SWIP: Semantic web in the pocket

This web page is dedicated to experiments with semantic web technology under the Android platform

We ambition to contribute abolishing the wall between the information stored in a phone information system and the (semantic) web. We want to this with the following characteristics:

For that purpose we are experimenting step-by-step. The tools presented here are research prototypes not currently suitable for everyday use. They are offered as debug-signed applications that can be deployed manually under the Android platform (note that the sources are available here RDFProvider, RDFContentResolver, RDFServer, RDFBrowser). They have been tested on an HTC Tattoo (but the support for Calendar is provided by HTC instead of Android).

NOTE that this page is about a project that has been abandonned since long
In order to use these applications you must follow the instructions.
The code can be retrieved from https://gitlab.inria.fr/moex/swip.

Please be sure that you have read our Data policy.

SWIP components

This page presents components of the SWIP architecture:

The global architecture featuring interaction with these components is described by:

A more comprehensive description of the architecture is available in: [David 2010c, David 2012a, Rosoiu 2015a]

RDFContentProvider: sharing RDF between applications

RDFContentProviders is a refinement of the Android ContentProvider allowing any application to expose its data as RDF. The interface allows for inspecting available content providers and the ontologies for which they can deliver information.

Pikoid implements RDFContentProvider. We have implemented RDFBrowser as a client for RDFContentProvider allowing to browse RDF applications like linked data. We have also encapsulated several native Android applications (Contact, Calendar) in a AndroidRDFProvider so that it is possible to get RDF out of them.

Screendump of Pikoid calling RDFBrowser and RDFBrowser inspecting data provided by RDFContentProviders:

RDFContentResolver-1.1.apk (to be installed first, it is the service allowing connection to RDF providers)
All sources (necessary for developing RDFContentProviders). They can also be retrieved from https://gitlab.inria.fr/moex/swip.

Pikoid: RDF image annotations

Pikoid is a lightweight tool for annotating pictures on the go. For that purpose, Pikoid uses all the resources of the platform (map for places, calendar for events, contact for people).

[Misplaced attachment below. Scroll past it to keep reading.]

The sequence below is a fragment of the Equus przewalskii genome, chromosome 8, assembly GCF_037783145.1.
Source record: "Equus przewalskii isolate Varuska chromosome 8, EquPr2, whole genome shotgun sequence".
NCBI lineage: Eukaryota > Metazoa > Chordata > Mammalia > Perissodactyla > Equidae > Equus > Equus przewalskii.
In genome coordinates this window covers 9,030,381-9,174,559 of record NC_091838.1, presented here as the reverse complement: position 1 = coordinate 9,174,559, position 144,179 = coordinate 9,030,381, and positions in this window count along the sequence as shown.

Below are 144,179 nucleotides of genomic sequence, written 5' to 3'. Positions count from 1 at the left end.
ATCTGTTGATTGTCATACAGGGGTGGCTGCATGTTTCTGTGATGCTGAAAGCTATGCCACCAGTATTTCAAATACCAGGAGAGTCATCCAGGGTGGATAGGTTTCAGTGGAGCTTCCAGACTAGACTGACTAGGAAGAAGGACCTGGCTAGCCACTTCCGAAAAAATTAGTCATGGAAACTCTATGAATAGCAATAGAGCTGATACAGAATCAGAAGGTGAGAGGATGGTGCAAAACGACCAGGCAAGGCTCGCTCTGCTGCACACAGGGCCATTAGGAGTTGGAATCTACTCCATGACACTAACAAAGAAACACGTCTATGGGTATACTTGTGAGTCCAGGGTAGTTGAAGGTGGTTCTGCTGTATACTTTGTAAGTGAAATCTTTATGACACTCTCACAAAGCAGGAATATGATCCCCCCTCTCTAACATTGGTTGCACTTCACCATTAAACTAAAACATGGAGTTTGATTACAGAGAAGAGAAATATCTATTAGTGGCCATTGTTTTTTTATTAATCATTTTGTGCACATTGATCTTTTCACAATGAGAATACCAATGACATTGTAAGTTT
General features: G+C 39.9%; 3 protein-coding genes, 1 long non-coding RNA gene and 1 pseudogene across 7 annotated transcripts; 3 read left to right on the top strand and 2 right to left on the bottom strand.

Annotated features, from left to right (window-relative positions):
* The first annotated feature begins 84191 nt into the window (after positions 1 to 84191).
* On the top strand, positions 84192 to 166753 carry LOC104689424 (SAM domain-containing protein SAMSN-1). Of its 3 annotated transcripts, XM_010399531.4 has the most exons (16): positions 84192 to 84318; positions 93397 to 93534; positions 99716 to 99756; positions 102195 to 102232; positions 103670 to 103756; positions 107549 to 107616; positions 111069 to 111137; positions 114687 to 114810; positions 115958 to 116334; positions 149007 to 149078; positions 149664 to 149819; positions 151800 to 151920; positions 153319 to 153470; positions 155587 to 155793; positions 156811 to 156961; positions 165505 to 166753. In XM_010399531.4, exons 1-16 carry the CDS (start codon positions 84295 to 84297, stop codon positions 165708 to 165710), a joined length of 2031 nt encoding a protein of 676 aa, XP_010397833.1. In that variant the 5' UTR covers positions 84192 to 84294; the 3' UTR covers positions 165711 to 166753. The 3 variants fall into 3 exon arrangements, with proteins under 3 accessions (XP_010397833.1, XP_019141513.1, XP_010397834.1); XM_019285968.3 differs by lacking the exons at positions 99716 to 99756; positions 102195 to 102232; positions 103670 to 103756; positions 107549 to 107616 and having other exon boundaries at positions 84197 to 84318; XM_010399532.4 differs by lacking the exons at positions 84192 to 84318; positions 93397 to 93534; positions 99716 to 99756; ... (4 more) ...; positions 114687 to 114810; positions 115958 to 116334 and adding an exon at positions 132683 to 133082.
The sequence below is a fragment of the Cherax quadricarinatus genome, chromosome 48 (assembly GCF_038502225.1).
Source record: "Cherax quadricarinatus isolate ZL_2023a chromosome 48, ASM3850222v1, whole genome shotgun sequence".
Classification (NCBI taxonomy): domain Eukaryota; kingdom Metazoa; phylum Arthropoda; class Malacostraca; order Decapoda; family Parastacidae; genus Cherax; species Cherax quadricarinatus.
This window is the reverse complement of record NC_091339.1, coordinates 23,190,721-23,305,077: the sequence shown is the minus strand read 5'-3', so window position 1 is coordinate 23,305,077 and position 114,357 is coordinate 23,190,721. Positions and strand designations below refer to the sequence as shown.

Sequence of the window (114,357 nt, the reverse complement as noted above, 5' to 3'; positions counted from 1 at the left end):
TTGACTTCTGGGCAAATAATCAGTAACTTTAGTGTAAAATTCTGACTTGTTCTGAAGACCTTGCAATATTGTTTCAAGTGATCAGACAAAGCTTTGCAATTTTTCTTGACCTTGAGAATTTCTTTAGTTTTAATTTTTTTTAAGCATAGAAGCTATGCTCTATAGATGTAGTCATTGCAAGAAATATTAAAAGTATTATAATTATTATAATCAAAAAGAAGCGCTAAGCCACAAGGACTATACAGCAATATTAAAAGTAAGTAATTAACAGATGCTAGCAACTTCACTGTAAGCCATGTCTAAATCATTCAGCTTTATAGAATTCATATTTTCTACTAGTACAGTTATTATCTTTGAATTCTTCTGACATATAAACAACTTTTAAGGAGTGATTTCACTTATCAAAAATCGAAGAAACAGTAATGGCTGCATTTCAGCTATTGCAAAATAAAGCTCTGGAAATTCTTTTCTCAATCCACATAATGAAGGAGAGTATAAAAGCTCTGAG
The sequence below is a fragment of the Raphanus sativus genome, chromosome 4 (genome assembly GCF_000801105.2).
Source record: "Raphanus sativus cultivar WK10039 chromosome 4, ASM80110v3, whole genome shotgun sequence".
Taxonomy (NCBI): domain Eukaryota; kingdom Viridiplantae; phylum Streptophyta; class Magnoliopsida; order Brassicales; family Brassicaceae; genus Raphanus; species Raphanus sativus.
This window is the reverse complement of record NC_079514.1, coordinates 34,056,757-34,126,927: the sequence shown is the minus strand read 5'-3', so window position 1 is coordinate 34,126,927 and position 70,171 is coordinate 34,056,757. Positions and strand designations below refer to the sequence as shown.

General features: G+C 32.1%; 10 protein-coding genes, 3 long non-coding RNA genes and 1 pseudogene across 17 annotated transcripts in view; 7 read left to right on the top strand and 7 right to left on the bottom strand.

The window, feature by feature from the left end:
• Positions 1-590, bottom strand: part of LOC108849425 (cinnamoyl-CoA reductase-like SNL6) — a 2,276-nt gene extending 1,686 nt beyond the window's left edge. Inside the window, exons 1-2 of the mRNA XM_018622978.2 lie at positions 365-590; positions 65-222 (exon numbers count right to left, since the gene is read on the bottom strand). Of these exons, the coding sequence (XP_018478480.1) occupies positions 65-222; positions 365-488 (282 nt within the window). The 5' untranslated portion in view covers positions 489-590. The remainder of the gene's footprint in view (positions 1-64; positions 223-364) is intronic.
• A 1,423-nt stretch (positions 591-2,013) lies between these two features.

It is able to store and expose these annotations in RDF.

Download: Pikoid-1.1.apk

RDFServer: sharing RDF on the web

RDFServer allows a user to expose his data on the web as RDF. It has a user interface which allows one to start or stop the server in order to allow other users to access his data (such as Contacts, Calendar).

It uses Androjena, a port of Jena under Android, to parse the file using Jena.

RDFServer will only work for Android versions above 2.1.

Download: RDFServer-1.1.apk

ASAP: Alignment server for the android platform

We developed a lightweight version of the Alignment API implementation. It allows for connecting to Alignment servers, retrieving and manipulating alignments. It uses Jena for parsing EDOAL alignments so Jena libraries should be added (included in our package).

This version comes as a library available with the Alignment API starting with the version 4.2 of the API. It is further documented here.

ASAP is a simple use of the Alignment server for the Android platform. It main goal is to allow querying Android data accross ontologies.

In a first stage, ASAP will provide the following functionalities:

The diagram below shows how a client application can obtain the ontologies used by other applications by using their RDFContentProvider interface. It can then ask the alignment server for an alignement that will be used for linking information of both applications.

The challenge will be to remain lightweight so ASAP will not be a full Alignment server but can connect to such servers to obtain alignments.

Related resources

Many interesting projects could be used for going further:


Jérôme David and Jérôme Euzenat
30/04/2012 (updated 2020-10-14)